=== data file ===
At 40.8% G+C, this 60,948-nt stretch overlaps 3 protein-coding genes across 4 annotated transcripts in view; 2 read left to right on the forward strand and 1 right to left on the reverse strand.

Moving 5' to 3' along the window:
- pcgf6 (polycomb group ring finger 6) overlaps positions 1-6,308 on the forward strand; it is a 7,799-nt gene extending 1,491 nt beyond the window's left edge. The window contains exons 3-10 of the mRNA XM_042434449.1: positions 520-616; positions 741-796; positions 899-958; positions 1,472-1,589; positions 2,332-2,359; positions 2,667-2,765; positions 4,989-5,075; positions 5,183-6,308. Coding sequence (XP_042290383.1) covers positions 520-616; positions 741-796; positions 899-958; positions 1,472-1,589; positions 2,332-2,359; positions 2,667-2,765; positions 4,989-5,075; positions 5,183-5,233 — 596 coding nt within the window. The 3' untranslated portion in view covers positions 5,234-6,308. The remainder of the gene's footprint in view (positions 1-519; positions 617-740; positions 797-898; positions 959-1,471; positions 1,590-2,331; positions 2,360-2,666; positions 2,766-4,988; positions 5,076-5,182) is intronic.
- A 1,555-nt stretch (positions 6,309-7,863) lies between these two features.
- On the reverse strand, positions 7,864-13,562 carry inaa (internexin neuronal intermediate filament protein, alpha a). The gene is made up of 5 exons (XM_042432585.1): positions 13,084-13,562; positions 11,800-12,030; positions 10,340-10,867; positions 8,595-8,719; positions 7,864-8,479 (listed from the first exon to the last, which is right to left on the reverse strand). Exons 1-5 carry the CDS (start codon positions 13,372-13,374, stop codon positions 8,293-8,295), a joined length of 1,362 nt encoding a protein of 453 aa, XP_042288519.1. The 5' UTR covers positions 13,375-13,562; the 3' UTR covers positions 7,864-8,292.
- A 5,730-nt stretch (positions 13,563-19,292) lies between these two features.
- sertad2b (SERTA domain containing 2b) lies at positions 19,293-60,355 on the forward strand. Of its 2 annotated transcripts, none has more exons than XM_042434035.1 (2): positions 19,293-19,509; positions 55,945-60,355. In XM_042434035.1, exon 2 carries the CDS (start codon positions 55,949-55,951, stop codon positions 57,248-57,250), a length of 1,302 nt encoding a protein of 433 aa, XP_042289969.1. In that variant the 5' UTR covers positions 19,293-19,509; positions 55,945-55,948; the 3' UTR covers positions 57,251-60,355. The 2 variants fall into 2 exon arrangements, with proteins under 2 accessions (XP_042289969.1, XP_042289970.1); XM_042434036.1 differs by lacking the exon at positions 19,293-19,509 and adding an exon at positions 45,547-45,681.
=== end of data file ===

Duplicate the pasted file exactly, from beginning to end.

At 40.8% G+C, this 60,948-nt stretch overlaps 3 protein-coding genes across 4 annotated transcripts in view; 2 read left to right on the forward strand and 1 right to left on the reverse strand.

Moving 5' to 3' along the window:
- pcgf6 (polycomb group ring finger 6) overlaps positions 1-6,308 on the forward strand; it is a 7,799-nt gene extending 1,491 nt beyond the window's left edge. The window contains exons 3-10 of the mRNA XM_042434449.1: positions 520-616; positions 741-796; positions 899-958; positions 1,472-1,589; positions 2,332-2,359; positions 2,667-2,765; positions 4,989-5,075; positions 5,183-6,308. Coding sequence (XP_042290383.1) covers positions 520-616; positions 741-796; positions 899-958; positions 1,472-1,589; positions 2,332-2,359; positions 2,667-2,765; positions 4,989-5,075; positions 5,183-5,233 — 596 coding nt within the window. The 3' untranslated portion in view covers positions 5,234-6,308. The remainder of the gene's footprint in view (positions 1-519; positions 617-740; positions 797-898; positions 959-1,471; positions 1,590-2,331; positions 2,360-2,666; positions 2,766-4,988; positions 5,076-5,182) is intronic.
- A 1,555-nt stretch (positions 6,309-7,863) lies between these two features.
- On the reverse strand, positions 7,864-13,562 carry inaa (internexin neuronal intermediate filament protein, alpha a). The gene is made up of 5 exons (XM_042432585.1): positions 13,084-13,562; positions 11,800-12,030; positions 10,340-10,867; positions 8,595-8,719; positions 7,864-8,479 (listed from the first exon to the last, which is right to left on the reverse strand). Exons 1-5 carry the CDS (start codon positions 13,372-13,374, stop codon positions 8,293-8,295), a joined length of 1,362 nt encoding a protein of 453 aa, XP_042288519.1. The 5' UTR covers positions 13,375-13,562; the 3' UTR covers positions 7,864-8,292.
- A 5,730-nt stretch (positions 13,563-19,292) lies between these two features.
- sertad2b (SERTA domain containing 2b) lies at positions 19,293-60,355 on the forward strand. Of its 2 annotated transcripts, none has more exons than XM_042434035.1 (2): positions 19,293-19,509; positions 55,945-60,355. In XM_042434035.1, exon 2 carries the CDS (start codon positions 55,949-55,951, stop codon positions 57,248-57,250), a length of 1,302 nt encoding a protein of 433 aa, XP_042289969.1. In that variant the 5' UTR covers positions 19,293-19,509; positions 55,945-55,948; the 3' UTR covers positions 57,251-60,355. The 2 variants fall into 2 exon arrangements, with proteins under 2 accessions (XP_042289969.1, XP_042289970.1); XM_042434036.1 differs by lacking the exon at positions 19,293-19,509 and adding an exon at positions 45,547-45,681.